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2010 Mazda 3 ATX - Power Pages

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The ’10 Mazda 3 2.0L motor wasn’t bred to produce massive amounts of power, but to get you from point A to point B with the occasional C, without having to sacrifice a full tank of gas. With an average 33 EPA mpg and factory-rated 116 hp at 113.9 lb-ft of torque to the wheels, an affordable price tag, and a loyal Mazda community, it’s hard for the average tuner to pass this car up, especially with the deals Mazda is throwing out there. The Mazda 3, one of the best-selling compact cars in the United States, makes for an excellent choice and has a high trade-in and resale value. The car itself is very agile with a very aggressively tuned stock suspension; so while the horsepower might be low, the car itself is still very fun to drive.

The base-model Mazda 3 2.0L is never going to be a sport compact car enthusiast’s first choice, but it’s often the only one they can afford. There is a steep $5K price tag difference between the 2.0 and 2.5L models based on package, but even higher is the preferred Mazdaspeed 3 hatchback, which puts it slightly out of reach of most affordable sport compacts. The Mazda community is very large and has plenty of support in aftermarket parts. However, the non-Speed3s are quite limited on the power upgrades available.

CorkSport Performance Power Series Intake

Multilayer silicone coupler, dry-flow filter, pipe, aluminum MAF housing, clamps, and instructions

Tools 8, 10, and 12mm sockets, ratchet, Allen key set, screwdrivers

Installation time
45 minutes

The CorkSport intake is well built, looks clean, very sturdy, and polished with its billet machined housing. After removing the stock intake, installation was fairly straightforward and easy. To our surprise, the intake alone added 7.5 hp and 4.6 lb-ft of torque at its peak, making it really worth its value.

This isn’t directly related to the product, but Mazda’s MAF sensors are very sensitive and even CorkSport has gone out of their way to build a system that caters to those needs with its own housing. The first installation might throw a check engine light due to the MAF sensor. To fix this problem, simply open it up, reseat the gasket, and try again.

CorkSport has recently released a cold-air box available for this product on all non-turbo Mazda 3s. The box covers the intake and shields it against hot air from the engine.

Corksport Performance Power Series Exhaust

Race Slip Fit pipe, gasket, exhaust

10, 12, 14, and 17mm sockets, open-end wrenches, ratchet, WD-40

Installation time
60 minutes

The fully polished 2.4-inch stainless steel piping not only allows the engine to breathe better but also produces good power and eliminates extra weight in comparison to the OEM exhaust system. With a low grumble at idle to a nice deep sound on acceleration, the exhaust with dual resonators won’t get overly annoying and drone at higher rpm. Combined with the intake, the exhaust produced an extra 5.7 hp and 4.5 lb-ft of torque overall.

You will need some extra help to get the stock exhaust off. It’s best if you can get access to a lift, but if not, have proper jacks and jackstands in place.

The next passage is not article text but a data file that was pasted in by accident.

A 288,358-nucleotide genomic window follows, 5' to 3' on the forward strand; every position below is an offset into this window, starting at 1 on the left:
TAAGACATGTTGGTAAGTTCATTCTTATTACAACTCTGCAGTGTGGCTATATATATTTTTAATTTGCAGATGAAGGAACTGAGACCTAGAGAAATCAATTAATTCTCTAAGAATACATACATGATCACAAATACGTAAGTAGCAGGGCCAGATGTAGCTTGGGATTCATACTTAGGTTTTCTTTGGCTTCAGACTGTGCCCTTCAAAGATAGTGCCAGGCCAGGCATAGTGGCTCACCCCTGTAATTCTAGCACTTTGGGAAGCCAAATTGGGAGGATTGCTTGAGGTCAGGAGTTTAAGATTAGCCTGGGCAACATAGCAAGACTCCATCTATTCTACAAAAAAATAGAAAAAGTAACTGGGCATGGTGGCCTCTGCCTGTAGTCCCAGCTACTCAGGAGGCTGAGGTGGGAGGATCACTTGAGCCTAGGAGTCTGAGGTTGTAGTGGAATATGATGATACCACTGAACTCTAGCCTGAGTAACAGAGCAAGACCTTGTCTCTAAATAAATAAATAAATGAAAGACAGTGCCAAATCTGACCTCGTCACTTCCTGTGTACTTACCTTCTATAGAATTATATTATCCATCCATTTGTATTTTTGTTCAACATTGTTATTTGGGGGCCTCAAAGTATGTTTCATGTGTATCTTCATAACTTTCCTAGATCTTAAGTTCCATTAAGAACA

This installation was done using the race pipe provided by CorkSport. You will need to request for this item at the time of purchase if you want to run a more aggressive setup.

MSDS 4 to 1 Header with Flex Downpipe

Two-piece header

12, 14, 16, and 17mm sockets, swivel, ratchet, open-end wrenches, extensions, breaker bar, WD-40

Installation Time
120 minutes

Installation of this header made for a lot less backpressure on the system and increased horsepower and torque throughout the entire band. The header fits nice and snug in the engine bay and comes with two sets of O2 sensor bungs for easy sensor installation and fabrication if needed. Once we got a reliable run, the header came through with an extra 4.5 hp and 4.3 lb-ft of torque.

The gasket that was shipped with the system did not fit with the CorkSport exhaust, so we had to find another one to fit. Getting the stock header out is a lot of work: We found it necessary to loosen part of the front crossbeam so we had room to pull the stock piece out. Our horsepower numbers varied from each dyno run; we suspect there was a possible exhaust leak due to the gasket, but we couldn’t confirm if that was the issue.

By removing the last remaining stock resonator off the car and installing the header, the car’s exhaust tone changed dramatically and was most noticeable at higher rpm. The car will throw a check engine light based on the new readings in the sensor. We opted to use Vibrant Performance’s Anti Spark Fouler kit or contact MSDS directly for their fix.


Our final testing shows an overall gain of 17.7 hp from 116.8 to 134.5 hp and an increase of 13.4 lb-ft of torque from 113.9 to 127.3 with the largest peak power in the 6,000-rpm range. With proper ECU tuning, these basic bolt-on upgrades could produce twice as much power. Mazda has a very intelligent ECU system, which resulted in the car running leaner air/fuel ratios, so a proper tune is needed. We will have a follow-up article with a DP Tune regarding their flash of the Mazda 3 ECU in hopes of making additional horsepower.

Conclusion HP +HP TQ +TQ
Baseline 116.8 - 113.9 -
Intake 124.3 7.5 118.5 4.6
Intake + Exhaust 130.0 5.7 123.0 4.5
Intake + Exhaust + Header 134.5 4.5 127.3 4.3
Final 134.5 17.7 127.3 13.4

Corksport Performance Power Series Intake $179
Corksport Performance Power Series Exhaust $399
MSDS 4 to 1 Header With Flex Downpipe $375
Total $953

Speed Factory
2207 70th Ave W
University Place
WA  98466
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